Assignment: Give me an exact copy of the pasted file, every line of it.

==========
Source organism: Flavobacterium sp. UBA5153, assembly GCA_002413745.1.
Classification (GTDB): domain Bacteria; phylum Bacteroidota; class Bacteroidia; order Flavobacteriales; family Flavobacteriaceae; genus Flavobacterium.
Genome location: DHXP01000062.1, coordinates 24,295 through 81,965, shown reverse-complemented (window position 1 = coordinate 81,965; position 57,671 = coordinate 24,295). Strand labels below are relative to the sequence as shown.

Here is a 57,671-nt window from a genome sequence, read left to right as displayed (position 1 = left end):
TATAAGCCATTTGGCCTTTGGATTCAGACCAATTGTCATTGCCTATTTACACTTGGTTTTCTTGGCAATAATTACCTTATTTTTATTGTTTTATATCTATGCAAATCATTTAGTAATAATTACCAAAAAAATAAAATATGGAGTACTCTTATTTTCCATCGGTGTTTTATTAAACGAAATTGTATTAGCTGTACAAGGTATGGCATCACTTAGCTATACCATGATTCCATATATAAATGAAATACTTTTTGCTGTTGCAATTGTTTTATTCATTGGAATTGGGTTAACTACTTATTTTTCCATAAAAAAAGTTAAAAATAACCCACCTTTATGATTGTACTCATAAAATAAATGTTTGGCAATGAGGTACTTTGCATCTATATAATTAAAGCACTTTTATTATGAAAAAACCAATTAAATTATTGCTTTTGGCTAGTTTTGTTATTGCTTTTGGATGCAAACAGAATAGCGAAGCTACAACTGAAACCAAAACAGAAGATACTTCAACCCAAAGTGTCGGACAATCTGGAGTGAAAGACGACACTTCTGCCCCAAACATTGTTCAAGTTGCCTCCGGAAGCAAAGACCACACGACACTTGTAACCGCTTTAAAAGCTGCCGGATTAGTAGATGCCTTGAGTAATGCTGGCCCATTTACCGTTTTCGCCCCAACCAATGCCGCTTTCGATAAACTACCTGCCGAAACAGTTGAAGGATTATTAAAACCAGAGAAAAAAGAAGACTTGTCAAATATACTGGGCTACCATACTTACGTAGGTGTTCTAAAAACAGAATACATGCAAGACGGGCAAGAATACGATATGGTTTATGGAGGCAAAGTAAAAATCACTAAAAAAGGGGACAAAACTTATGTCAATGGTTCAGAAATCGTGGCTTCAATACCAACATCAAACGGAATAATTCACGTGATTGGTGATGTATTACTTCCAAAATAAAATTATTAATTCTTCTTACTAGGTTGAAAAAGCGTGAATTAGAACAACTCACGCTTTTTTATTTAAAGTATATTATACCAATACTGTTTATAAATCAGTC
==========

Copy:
Source organism: Flavobacterium sp. UBA5153, assembly GCA_002413745.1.
Classification (GTDB): domain Bacteria; phylum Bacteroidota; class Bacteroidia; order Flavobacteriales; family Flavobacteriaceae; genus Flavobacterium.
Genome location: DHXP01000062.1, coordinates 24,295 through 81,965, shown reverse-complemented (window position 1 = coordinate 81,965; position 57,671 = coordinate 24,295). Strand labels below are relative to the sequence as shown.

Here is a 57,671-nt window from a genome sequence, read left to right as displayed (position 1 = left end):
TATAAGCCATTTGGCCTTTGGATTCAGACCAATTGTCATTGCCTATTTACACTTGGTTTTCTTGGCAATAATTACCTTATTTTTATTGTTTTATATCTATGCAAATCATTTAGTAATAATTACCAAAAAAATAAAATATGGAGTACTCTTATTTTCCATCGGTGTTTTATTAAACGAAATTGTATTAGCTGTACAAGGTATGGCATCACTTAGCTATACCATGATTCCATATATAAATGAAATACTTTTTGCTGTTGCAATTGTTTTATTCATTGGAATTGGGTTAACTACTTATTTTTCCATAAAAAAAGTTAAAAATAACCCACCTTTATGATTGTACTCATAAAATAAATGTTTGGCAATGAGGTACTTTGCATCTATATAATTAAAGCACTTTTATTATGAAAAAACCAATTAAATTATTGCTTTTGGCTAGTTTTGTTATTGCTTTTGGATGCAAACAGAATAGCGAAGCTACAACTGAAACCAAAACAGAAGATACTTCAACCCAAAGTGTCGGACAATCTGGAGTGAAAGACGACACTTCTGCCCCAAACATTGTTCAAGTTGCCTCCGGAAGCAAAGACCACACGACACTTGTAACCGCTTTAAAAGCTGCCGGATTAGTAGATGCCTTGAGTAATGCTGGCCCATTTACCGTTTTCGCCCCAACCAATGCCGCTTTCGATAAACTACCTGCCGAAACAGTTGAAGGATTATTAAAACCAGAGAAAAAAGAAGACTTGTCAAATATACTGGGCTACCATACTTACGTAGGTGTTCTAAAAACAGAATACATGCAAGACGGGCAAGAATACGATATGGTTTATGGAGGCAAAGTAAAAATCACTAAAAAAGGGGACAAAACTTATGTCAATGGTTCAGAAATCGTGGCTTCAATACCAACATCAAACGGAATAATTCACGTGATTGGTGATGTATTACTTCCAAAATAAAATTATTAATTCTTCTTACTAGGTTGAAAAAGCGTGAATTAGAACAACTCACGCTTTTTTATTTAAAGTATATTATACCAATACTGTTTATAAATCAGTC